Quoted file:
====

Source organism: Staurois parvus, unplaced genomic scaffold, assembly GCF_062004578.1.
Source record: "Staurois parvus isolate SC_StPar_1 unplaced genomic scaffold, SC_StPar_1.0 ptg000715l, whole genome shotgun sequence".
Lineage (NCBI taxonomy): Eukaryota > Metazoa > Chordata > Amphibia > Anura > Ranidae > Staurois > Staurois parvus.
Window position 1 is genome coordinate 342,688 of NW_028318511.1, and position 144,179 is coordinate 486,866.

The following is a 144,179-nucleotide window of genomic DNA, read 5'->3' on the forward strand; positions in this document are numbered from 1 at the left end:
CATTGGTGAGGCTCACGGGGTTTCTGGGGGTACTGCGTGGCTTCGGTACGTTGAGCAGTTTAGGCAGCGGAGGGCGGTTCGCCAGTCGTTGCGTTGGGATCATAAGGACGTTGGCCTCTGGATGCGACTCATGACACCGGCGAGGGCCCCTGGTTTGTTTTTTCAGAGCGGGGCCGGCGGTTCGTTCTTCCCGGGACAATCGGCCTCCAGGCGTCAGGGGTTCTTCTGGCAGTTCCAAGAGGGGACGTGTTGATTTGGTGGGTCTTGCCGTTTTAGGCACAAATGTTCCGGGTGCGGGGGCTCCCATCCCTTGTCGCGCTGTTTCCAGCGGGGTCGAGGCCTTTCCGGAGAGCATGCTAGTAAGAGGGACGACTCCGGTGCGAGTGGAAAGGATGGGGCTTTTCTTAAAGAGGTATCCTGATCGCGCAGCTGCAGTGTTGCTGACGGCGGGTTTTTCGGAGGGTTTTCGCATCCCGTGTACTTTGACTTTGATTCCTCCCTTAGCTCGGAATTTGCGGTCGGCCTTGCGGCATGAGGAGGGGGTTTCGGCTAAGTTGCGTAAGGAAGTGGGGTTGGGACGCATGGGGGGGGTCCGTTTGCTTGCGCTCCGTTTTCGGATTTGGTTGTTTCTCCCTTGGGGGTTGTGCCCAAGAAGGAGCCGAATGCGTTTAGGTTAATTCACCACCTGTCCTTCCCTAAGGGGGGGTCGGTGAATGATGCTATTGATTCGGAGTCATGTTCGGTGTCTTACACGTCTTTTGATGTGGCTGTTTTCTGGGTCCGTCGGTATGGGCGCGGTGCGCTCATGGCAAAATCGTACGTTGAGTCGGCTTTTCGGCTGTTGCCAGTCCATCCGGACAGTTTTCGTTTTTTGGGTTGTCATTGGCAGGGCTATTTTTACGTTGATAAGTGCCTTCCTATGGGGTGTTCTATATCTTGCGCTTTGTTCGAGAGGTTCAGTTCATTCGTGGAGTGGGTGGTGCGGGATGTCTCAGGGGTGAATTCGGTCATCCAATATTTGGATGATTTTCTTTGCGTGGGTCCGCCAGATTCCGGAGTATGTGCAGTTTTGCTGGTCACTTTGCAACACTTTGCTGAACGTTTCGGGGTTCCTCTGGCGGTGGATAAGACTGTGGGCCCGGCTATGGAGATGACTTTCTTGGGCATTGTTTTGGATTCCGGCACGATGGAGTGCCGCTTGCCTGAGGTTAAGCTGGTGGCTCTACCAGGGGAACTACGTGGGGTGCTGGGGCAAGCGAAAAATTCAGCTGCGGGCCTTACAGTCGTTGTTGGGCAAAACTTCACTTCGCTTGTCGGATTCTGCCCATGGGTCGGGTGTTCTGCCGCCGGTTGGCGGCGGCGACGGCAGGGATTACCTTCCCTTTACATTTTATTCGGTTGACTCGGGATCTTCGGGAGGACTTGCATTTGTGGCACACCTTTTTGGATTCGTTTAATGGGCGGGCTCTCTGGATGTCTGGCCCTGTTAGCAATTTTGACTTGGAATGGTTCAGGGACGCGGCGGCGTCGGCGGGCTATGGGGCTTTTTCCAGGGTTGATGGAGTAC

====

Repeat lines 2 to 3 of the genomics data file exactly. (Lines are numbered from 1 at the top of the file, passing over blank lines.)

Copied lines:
Source record: "Staurois parvus isolate SC_StPar_1 unplaced genomic scaffold, SC_StPar_1.0 ptg000715l, whole genome shotgun sequence".
Lineage (NCBI taxonomy): Eukaryota > Metazoa > Chordata > Amphibia > Anura > Ranidae > Staurois > Staurois parvus.